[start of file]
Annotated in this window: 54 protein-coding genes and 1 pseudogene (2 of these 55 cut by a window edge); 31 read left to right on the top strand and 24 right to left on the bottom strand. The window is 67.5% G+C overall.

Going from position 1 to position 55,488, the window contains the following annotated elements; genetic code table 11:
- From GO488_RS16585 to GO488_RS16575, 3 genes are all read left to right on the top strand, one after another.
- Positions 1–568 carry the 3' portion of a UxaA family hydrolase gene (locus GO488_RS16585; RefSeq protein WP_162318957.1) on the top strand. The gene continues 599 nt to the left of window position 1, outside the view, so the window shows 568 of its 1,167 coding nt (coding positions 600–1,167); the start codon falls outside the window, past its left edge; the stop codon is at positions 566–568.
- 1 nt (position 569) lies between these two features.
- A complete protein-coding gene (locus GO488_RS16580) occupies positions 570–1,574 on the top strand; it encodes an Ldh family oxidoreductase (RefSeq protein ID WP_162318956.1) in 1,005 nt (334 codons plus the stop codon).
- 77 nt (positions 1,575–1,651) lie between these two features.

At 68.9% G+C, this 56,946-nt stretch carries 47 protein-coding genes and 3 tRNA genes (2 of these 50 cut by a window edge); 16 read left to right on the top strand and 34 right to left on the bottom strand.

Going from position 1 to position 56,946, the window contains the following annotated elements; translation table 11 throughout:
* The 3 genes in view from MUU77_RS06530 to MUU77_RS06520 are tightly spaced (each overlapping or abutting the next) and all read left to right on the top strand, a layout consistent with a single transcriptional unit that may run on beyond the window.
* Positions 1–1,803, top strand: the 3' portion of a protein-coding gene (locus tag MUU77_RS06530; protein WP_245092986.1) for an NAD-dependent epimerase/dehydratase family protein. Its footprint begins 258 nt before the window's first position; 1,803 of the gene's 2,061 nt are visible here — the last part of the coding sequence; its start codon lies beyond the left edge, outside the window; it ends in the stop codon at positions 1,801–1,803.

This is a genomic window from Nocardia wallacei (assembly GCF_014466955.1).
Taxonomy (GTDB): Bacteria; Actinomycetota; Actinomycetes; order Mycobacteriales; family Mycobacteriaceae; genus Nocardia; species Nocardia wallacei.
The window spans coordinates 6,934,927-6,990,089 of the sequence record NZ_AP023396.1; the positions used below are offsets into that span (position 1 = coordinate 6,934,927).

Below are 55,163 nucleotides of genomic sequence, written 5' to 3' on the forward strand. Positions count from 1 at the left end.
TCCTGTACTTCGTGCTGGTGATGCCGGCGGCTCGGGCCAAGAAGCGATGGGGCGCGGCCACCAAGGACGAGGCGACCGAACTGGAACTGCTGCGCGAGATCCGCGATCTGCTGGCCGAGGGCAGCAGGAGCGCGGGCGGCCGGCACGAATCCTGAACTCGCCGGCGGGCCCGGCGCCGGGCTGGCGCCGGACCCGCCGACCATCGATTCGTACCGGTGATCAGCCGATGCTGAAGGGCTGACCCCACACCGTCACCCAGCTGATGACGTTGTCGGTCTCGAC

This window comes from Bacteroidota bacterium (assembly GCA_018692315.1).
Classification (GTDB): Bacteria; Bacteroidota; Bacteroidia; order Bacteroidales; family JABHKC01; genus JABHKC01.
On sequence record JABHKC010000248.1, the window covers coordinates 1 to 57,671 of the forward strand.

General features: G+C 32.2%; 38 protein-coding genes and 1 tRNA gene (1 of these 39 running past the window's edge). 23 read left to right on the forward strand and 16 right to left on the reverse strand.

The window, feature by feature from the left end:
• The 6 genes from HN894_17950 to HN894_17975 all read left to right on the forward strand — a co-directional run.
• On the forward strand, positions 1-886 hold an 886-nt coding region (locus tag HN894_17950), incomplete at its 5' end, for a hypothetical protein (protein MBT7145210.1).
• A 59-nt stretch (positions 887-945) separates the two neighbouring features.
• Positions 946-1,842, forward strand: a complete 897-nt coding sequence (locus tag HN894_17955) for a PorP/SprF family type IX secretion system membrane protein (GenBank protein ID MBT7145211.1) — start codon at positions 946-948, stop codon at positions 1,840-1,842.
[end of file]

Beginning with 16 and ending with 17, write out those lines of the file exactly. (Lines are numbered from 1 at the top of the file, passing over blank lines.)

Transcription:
TCCTGTACTTCGTGCTGGTGATGCCGGCGGCTCGGGCCAAGAAGCGATGGGGCGCGGCCACCAAGGACGAGGCGACCGAACTGGAACTGCTGCGCGAGATCCGCGATCTGCTGGCCGAGGGCAGCAGGAGCGCGGGCGGCCGGCACGAATCCTGAACTCGCCGGCGGGCCCGGCGCCGGGCTGGCGCCGGACCCGCCGACCATCGATTCGTACCGGTGATCAGCCGATGCTGAAGGGCTGACCCCACACCGTCACCCAGCTGATGACGTTGTCGGTCTCGAC

This window comes from Bacteroidota bacterium (assembly GCA_018692315.1).